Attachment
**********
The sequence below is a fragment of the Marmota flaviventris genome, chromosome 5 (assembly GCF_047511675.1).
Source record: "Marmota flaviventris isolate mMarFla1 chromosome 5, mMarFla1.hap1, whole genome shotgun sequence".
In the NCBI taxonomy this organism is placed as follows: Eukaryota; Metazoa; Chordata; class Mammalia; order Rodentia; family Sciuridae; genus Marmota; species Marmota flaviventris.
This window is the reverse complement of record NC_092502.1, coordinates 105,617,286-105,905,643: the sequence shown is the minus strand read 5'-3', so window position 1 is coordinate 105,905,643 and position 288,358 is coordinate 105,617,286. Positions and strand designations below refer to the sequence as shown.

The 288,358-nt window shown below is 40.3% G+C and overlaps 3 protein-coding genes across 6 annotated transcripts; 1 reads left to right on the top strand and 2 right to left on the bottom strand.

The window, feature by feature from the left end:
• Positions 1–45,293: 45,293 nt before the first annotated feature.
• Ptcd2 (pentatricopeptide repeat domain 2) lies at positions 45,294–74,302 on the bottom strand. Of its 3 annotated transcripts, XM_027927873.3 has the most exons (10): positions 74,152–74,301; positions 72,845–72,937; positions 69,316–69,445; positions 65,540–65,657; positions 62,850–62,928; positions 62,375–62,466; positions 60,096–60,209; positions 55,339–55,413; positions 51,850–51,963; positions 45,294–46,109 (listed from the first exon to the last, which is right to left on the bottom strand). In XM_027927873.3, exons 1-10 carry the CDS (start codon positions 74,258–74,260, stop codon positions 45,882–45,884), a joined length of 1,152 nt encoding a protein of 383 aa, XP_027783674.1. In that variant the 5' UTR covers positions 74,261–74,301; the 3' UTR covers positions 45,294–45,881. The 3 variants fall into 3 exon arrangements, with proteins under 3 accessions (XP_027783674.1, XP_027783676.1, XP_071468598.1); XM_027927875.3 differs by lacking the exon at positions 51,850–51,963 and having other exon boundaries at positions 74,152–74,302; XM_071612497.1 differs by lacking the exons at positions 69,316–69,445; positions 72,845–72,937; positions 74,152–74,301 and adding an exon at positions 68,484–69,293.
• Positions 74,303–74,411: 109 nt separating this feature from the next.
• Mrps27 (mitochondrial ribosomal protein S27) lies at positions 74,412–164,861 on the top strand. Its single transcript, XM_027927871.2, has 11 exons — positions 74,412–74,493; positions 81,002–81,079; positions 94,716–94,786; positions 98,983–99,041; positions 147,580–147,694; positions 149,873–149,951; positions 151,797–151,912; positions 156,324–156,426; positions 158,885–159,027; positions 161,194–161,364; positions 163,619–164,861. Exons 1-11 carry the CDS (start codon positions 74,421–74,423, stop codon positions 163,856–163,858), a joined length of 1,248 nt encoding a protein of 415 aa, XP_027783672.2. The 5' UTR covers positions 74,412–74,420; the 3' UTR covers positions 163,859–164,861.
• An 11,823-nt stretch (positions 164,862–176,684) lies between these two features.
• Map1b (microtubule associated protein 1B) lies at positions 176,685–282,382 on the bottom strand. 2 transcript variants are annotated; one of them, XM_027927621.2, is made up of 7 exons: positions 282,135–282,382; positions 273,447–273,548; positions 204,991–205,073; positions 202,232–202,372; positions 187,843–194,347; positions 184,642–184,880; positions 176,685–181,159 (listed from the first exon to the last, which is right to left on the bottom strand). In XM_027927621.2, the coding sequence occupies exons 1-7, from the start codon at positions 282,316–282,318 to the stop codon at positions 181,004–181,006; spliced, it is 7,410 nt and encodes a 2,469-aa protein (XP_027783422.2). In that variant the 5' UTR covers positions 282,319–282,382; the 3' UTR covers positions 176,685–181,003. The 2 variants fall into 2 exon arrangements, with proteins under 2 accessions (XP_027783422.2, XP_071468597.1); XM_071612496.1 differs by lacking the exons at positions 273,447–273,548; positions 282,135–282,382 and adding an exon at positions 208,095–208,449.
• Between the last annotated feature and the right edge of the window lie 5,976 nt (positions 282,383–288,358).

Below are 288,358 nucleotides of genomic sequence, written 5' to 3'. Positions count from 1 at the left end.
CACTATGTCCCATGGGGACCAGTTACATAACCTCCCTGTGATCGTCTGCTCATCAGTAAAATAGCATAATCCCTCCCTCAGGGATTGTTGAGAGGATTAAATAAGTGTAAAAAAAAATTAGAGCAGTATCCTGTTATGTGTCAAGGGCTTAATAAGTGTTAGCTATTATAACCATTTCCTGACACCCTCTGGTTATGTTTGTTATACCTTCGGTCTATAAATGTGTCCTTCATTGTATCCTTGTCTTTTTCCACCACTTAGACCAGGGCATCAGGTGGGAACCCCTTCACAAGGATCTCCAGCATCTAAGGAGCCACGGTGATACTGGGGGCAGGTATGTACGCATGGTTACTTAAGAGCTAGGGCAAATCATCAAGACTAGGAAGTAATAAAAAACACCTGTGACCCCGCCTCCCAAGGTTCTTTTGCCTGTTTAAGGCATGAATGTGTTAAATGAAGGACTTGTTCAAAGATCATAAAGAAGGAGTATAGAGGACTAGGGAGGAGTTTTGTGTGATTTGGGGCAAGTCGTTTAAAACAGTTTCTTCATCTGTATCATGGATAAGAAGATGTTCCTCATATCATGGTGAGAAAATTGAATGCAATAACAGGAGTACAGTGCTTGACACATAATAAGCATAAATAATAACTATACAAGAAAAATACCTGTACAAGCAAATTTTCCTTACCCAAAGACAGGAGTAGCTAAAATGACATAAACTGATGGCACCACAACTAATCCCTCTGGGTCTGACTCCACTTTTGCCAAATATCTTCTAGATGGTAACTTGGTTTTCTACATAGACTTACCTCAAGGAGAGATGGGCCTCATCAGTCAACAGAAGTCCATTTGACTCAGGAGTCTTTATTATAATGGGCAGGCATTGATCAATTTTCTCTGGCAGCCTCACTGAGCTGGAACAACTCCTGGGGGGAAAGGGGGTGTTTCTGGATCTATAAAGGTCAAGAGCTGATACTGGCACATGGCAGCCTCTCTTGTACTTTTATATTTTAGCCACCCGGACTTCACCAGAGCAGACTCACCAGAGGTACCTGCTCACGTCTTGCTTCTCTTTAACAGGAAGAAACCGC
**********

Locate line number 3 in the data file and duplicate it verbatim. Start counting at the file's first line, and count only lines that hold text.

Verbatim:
In the NCBI taxonomy this organism is placed as follows: Eukaryota; Metazoa; Chordata; class Mammalia; order Rodentia; family Sciuridae; genus Marmota; species Marmota flaviventris.